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Here is how it looks generally:

I get values from an outside device and I have to store a timestamp with them. Somehow I want to store the info in an efficient way to make my life easier when it comes to processing all the stuff.

As a simple solution I have created a class which stores one row:

public class X 
  public DateTime timestamp;
  public double value1;
  public double value2;

And then I create a List out of these objects.

Can you show a better way of dealing with this kind of data?


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what you dislike in way you suggest? – Arsen Mkrtchyan Jul 28 '09 at 9:16
Well, I'm a beginner, so when I come up with something I this I always wonder: is there a canonical solution? Something that is more accepted and tested by time. – George Jul 28 '09 at 9:19
+1 for the strategy of "This is what I've come up with, but I want to know if there's a better way." – Jon Skeet Jul 28 '09 at 9:34
up vote 5 down vote accepted

That seems perfectly reasonable to me, although I'd use properties rather than public fields. If you're fetching values from an external device, you may want to consider making the type immutable - pass all the values into the constructor and store them in readonly fields. I find it easier to reason about my code when the types are immutable :)

What sort of efficiency are you concerned about? How many of these values will you have? Even though there aren't many values here, I'd probably still use a class instead of a struct... I very rarely create my own structs. Again, I just find classes easier to reason about (no need to worry about boxing, for example.) Also, this feels like "a collection of values" rather than one indivisible value which is what structs are usually used for (numbers etc). It just doesn't feel like a struct to me.

You will incur an overhead per object, but I wouldn't worry about that unless you have a really good reason to.

EDIT: This seems a trivial point to make, but give everything meaningful names. For example:

public class DeviceReading
    private readonly DateTime timeStamp;
    public DateTime TimeStamp { get { return timeStamp; } }

    private readonly double temperature;
    public double Temperature { get { return temperature; } }

    private readonly double airPressure;
    public double AirPressure { get { return airPressure; } }

    public DeviceReading (DateTime timeStamp,
                          double temperature,
                          double airPressure)
        this.timeStamp = timeStamp;
        this.temperature = temperature;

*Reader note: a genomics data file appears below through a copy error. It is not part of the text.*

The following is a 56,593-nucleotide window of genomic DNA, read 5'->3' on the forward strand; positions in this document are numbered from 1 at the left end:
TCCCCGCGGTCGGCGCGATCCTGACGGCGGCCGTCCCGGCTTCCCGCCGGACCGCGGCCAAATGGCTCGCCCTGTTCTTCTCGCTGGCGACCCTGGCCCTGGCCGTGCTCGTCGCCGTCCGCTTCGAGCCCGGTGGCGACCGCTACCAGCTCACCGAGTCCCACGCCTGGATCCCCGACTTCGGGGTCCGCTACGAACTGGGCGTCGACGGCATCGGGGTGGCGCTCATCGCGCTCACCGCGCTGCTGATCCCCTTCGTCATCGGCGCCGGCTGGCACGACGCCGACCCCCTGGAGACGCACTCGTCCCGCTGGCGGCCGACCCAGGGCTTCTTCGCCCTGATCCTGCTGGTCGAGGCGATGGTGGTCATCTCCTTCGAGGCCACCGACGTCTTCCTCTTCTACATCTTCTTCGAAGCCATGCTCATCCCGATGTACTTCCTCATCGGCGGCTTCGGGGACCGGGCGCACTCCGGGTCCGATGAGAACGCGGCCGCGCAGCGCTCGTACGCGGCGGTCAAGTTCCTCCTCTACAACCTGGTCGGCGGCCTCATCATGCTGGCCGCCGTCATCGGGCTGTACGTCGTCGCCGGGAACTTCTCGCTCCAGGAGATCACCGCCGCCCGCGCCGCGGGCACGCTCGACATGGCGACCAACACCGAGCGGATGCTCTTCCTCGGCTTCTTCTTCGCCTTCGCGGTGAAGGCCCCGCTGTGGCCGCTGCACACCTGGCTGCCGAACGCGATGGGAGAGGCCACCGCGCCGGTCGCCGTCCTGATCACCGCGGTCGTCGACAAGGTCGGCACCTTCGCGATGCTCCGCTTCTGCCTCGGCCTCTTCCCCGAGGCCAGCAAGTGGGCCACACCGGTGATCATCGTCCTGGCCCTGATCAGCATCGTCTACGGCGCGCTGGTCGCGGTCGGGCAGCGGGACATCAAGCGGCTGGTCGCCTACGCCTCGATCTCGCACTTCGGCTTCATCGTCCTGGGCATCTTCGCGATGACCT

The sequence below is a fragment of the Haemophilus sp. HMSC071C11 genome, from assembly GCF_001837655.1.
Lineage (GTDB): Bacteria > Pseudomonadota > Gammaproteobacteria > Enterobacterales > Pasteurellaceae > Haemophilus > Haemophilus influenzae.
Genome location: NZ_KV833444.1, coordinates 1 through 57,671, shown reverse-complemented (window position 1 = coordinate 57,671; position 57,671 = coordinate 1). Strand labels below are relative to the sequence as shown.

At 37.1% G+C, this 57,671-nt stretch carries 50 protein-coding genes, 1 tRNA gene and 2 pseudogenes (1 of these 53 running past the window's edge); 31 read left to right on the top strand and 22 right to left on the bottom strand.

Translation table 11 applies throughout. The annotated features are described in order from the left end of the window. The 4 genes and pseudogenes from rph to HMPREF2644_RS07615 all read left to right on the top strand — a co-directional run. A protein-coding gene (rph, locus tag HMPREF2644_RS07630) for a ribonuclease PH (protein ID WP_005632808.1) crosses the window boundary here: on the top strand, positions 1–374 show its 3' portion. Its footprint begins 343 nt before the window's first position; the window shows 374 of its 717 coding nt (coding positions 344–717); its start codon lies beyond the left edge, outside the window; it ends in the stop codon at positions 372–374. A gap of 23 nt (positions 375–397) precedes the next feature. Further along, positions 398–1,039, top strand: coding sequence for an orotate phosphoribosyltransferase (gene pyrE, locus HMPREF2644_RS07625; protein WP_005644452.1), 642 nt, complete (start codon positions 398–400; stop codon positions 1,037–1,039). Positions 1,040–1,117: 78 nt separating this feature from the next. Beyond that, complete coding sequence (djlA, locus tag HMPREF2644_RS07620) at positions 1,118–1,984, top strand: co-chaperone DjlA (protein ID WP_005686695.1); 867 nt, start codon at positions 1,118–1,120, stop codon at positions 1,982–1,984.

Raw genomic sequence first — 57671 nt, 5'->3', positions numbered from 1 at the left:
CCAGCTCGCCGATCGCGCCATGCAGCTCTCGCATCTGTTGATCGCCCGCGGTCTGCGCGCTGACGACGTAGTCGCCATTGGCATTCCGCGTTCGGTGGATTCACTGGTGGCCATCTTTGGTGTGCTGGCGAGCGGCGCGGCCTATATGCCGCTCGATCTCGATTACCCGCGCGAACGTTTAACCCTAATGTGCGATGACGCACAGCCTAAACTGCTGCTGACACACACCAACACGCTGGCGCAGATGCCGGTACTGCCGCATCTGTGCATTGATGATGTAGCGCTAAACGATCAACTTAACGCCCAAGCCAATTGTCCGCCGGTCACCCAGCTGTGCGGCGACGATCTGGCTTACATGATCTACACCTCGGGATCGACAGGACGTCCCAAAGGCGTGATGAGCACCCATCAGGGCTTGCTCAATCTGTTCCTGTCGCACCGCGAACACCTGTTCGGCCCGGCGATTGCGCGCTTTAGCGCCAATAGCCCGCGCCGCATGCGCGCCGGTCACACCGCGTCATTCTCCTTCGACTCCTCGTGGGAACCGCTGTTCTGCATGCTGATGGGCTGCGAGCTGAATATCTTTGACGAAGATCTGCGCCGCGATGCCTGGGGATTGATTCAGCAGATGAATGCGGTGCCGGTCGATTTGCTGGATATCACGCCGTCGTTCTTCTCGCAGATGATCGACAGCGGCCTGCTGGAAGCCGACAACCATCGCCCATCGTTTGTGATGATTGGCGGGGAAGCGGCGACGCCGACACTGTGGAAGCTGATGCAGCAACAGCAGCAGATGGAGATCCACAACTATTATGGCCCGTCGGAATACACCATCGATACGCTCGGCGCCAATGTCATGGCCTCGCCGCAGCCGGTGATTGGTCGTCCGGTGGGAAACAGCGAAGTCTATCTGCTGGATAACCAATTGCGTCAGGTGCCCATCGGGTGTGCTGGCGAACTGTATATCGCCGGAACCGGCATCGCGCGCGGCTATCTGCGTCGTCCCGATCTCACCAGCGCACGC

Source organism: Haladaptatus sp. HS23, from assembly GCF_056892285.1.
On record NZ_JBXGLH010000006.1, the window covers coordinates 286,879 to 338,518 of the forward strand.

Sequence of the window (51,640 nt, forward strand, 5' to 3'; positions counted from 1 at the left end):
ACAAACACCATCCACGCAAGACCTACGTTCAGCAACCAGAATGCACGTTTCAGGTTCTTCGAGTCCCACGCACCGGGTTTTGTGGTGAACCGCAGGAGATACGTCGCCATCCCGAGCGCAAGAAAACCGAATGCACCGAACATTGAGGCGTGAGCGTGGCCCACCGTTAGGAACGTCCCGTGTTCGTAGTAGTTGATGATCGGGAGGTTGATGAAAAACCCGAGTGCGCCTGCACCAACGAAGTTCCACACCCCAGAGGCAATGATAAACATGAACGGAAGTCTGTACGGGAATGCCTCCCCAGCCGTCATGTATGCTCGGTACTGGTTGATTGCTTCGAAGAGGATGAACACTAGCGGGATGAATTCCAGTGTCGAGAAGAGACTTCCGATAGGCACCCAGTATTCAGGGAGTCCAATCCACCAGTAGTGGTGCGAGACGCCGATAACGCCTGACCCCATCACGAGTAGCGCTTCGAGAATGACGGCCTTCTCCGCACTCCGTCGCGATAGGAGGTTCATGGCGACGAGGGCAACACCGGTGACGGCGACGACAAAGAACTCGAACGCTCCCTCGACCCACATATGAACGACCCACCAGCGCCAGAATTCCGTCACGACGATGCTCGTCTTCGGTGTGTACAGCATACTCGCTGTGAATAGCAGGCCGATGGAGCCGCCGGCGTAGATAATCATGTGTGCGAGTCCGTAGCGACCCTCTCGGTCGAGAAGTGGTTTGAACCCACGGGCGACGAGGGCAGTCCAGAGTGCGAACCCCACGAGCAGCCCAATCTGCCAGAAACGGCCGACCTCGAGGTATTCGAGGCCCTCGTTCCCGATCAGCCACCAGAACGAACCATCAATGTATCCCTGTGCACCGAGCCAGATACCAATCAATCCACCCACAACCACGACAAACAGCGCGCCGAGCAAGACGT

this.airPressure = airPressure;

I suspect you'd do so anyway, but I just thought I'd make sure :)

A couple of other things to consider:

  • Assuming you're using a fairly recent version of .NET, you might want to use DateTimeOffset rather than DateTime. The benefit is that DateTiemOffset unambiguously represents an instant in time, whereas DateTime can be UTC, local or unspecified.

  • Depending on the kind of readings you're taking (and how they're communicated) you may want to use decimal instead of double. Probably not for temperature and air pressure (or any other "physical" values) but if you're dealing with artificial values like money, decimal is your friend. Given that this is reading from a device, you're probably dealing with physical quantities, but I thought it worth mentioning.

  • For dealing with the collections of readings, you really want to look into LINQ. It's lovely :)

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I won't have too many objects, just a few thousand. Mainly, I am trying to optimize for readability and "writeability", the more easier it is to deal with the data structure, the better. Speed and memory footprint are not issues currently. – George Jul 28 '09 at 9:25
Right. In that case I'd definitely stick with a class (fewer corner cases to worry about) and use a List<T> for the collection. – Jon Skeet Jul 28 '09 at 9:32
What is the purpose of declaring the private fields readonly aswell as only using getters for the public properties? Is the getter not enough alone? – James Jul 28 '09 at 14:21

This type is small enough that, assuming it is immutable, you may like to consider using a struct. This will reduce the load on the garbage collected heap.

What exactly are you trying to optimise? Memory footprint? Read performance? How will you be reading the data?

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If you plan to put many X object in an array, I suggest making it a struct since it holds just a few "plain old data" items (no objects). Other than that, it seems like a straightforward way to work with the data.

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There is nothing particularly wrong with the way you are already doing it. (Although as others have suggested, you should be making your fields private and using public properties instead)

Often the best way to decide upon what storage structure to use is to consider how you will be using the data.

For example, if you know you need to process the data in some kind of order, consider a SortedList instead. If you know you need direct access to the data from some kind of key or index, use a Dictionary.

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